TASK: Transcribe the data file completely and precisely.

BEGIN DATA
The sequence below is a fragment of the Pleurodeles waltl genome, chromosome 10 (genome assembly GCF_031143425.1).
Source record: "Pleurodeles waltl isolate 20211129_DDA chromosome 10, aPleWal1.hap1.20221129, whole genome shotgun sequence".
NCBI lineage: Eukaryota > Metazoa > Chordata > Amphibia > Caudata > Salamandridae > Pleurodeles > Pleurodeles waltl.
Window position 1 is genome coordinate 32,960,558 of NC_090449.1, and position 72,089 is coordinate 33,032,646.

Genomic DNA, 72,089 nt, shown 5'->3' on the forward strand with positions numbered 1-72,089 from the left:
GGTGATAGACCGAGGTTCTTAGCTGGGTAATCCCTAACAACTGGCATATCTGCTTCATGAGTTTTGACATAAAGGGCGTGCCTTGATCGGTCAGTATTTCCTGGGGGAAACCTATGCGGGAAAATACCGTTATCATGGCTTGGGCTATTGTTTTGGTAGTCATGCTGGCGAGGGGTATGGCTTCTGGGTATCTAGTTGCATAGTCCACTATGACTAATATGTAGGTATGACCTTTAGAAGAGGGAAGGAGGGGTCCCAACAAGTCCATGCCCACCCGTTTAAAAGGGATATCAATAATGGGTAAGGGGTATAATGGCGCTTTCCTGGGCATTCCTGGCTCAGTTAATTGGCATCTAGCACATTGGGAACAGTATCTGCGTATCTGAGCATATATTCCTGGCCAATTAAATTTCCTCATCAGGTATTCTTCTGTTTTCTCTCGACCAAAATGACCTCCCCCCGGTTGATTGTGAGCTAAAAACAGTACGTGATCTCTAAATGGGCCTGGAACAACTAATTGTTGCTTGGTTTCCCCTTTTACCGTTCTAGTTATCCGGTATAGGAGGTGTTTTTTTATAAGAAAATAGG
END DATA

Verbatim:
The sequence below is a fragment of the Pleurodeles waltl genome, chromosome 10 (genome assembly GCF_031143425.1).
Source record: "Pleurodeles waltl isolate 20211129_DDA chromosome 10, aPleWal1.hap1.20221129, whole genome shotgun sequence".
NCBI lineage: Eukaryota > Metazoa > Chordata > Amphibia > Caudata > Salamandridae > Pleurodeles > Pleurodeles waltl.
Window position 1 is genome coordinate 32,960,558 of NC_090449.1, and position 72,089 is coordinate 33,032,646.

Genomic DNA, 72,089 nt, shown 5'->3' on the forward strand with positions numbered 1-72,089 from the left:
GGTGATAGACCGAGGTTCTTAGCTGGGTAATCCCTAACAACTGGCATATCTGCTTCATGAGTTTTGACATAAAGGGCGTGCCTTGATCGGTCAGTATTTCCTGGGGGAAACCTATGCGGGAAAATACCGTTATCATGGCTTGGGCTATTGTTTTGGTAGTCATGCTGGCGAGGGGTATGGCTTCTGGGTATCTAGTTGCATAGTCCACTATGACTAATATGTAGGTATGACCTTTAGAAGAGGGAAGGAGGGGTCCCAACAAGTCCATGCCCACCCGTTTAAAAGGGATATCAATAATGGGTAAGGGGTATAATGGCGCTTTCCTGGGCATTCCTGGCTCAGTTAATTGGCATCTAGCACATTGGGAACAGTATCTGCGTATCTGAGCATATATTCCTGGCCAATTAAATTTCCTCATCAGGTATTCTTCTGTTTTCTCTCGACCAAAATGACCTCCCCCCGGTTGATTGTGAGCTAAAAACAGTACGTGATCTCTAAATGGGCCTGGAACAACTAATTGTTGCTTGGTTTCCCCTTTTACCGTTCTAGTTATCCGGTATAGGAGGTGTTTTTTTATAAGAAAATAGG